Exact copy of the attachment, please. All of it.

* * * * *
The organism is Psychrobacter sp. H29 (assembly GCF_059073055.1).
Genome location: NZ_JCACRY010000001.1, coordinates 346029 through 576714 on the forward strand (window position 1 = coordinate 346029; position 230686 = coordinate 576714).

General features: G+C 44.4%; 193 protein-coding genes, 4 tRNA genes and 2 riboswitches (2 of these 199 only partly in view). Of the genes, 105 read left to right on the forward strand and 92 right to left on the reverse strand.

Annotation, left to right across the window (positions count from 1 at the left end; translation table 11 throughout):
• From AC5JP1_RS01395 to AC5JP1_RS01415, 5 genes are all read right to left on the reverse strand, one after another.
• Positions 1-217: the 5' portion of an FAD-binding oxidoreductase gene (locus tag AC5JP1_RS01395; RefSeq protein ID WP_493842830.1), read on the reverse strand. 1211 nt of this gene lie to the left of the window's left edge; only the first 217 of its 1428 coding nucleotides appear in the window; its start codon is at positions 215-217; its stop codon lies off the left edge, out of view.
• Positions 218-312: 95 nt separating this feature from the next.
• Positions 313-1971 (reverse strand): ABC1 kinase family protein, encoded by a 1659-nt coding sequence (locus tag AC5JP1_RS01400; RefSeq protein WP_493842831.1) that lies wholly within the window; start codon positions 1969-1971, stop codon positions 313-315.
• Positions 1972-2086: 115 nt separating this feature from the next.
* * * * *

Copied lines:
The organism is Psychrobacter sp. H29 (assembly GCF_059073055.1).
Genome location: NZ_JCACRY010000001.1, coordinates 346029 through 576714 on the forward strand (window position 1 = coordinate 346029; position 230686 = coordinate 576714).

General features: G+C 44.4%; 193 protein-coding genes, 4 tRNA genes and 2 riboswitches (2 of these 199 only partly in view). Of the genes, 105 read left to right on the forward strand and 92 right to left on the reverse strand.

Annotation, left to right across the window (positions count from 1 at the left end; translation table 11 throughout):
• From AC5JP1_RS01395 to AC5JP1_RS01415, 5 genes are all read right to left on the reverse strand, one after another.
• Positions 1-217: the 5' portion of an FAD-binding oxidoreductase gene (locus tag AC5JP1_RS01395; RefSeq protein ID WP_493842830.1), read on the reverse strand. 1211 nt of this gene lie to the left of the window's left edge; only the first 217 of its 1428 coding nucleotides appear in the window; its start codon is at positions 215-217; its stop codon lies off the left edge, out of view.
• Positions 218-312: 95 nt separating this feature from the next.
• Positions 313-1971 (reverse strand): ABC1 kinase family protein, encoded by a 1659-nt coding sequence (locus tag AC5JP1_RS01400; RefSeq protein WP_493842831.1) that lies wholly within the window; start codon positions 1969-1971, stop codon positions 313-315.
• Positions 1972-2086: 115 nt separating this feature from the next.